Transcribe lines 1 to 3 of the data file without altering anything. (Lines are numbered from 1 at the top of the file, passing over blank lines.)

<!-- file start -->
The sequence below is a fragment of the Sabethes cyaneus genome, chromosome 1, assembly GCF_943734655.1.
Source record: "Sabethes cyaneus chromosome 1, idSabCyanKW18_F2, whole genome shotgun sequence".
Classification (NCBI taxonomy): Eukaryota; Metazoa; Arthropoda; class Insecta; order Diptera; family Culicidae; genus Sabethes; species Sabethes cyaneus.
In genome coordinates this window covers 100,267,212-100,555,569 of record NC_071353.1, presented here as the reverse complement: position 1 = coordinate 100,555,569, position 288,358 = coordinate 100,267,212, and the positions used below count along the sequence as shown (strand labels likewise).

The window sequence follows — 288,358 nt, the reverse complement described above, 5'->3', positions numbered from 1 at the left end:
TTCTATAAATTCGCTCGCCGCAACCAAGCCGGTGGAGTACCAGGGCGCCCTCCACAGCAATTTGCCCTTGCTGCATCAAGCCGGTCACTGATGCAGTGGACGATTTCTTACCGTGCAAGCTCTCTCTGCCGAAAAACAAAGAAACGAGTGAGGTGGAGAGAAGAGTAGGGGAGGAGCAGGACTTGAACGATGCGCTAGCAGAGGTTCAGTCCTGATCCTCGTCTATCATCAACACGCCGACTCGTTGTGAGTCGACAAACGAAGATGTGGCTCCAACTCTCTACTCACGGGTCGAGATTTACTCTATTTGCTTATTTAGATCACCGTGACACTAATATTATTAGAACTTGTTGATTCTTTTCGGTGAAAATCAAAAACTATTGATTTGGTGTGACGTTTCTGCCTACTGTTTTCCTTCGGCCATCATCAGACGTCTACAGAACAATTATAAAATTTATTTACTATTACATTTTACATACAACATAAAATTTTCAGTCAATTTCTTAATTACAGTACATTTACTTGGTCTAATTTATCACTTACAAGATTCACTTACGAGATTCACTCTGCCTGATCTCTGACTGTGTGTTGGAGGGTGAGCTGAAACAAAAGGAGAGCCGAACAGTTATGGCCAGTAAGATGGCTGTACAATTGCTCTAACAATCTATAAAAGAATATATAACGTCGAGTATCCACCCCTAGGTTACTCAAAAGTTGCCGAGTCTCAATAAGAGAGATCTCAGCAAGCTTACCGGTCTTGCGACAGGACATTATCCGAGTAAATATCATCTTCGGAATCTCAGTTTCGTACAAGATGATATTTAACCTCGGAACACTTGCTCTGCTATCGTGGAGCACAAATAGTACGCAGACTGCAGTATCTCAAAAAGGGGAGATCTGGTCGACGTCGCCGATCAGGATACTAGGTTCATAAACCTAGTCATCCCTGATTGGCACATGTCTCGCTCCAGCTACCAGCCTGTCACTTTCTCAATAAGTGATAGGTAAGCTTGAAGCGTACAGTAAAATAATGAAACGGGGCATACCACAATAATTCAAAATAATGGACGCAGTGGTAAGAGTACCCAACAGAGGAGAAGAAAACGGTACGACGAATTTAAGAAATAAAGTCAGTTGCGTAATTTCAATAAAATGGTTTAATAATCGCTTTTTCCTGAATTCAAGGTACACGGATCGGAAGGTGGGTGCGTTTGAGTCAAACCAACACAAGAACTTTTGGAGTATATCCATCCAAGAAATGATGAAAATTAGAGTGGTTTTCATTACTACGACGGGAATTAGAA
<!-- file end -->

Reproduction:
The sequence below is a fragment of the Sabethes cyaneus genome, chromosome 1, assembly GCF_943734655.1.
Source record: "Sabethes cyaneus chromosome 1, idSabCyanKW18_F2, whole genome shotgun sequence".
Classification (NCBI taxonomy): Eukaryota; Metazoa; Arthropoda; class Insecta; order Diptera; family Culicidae; genus Sabethes; species Sabethes cyaneus.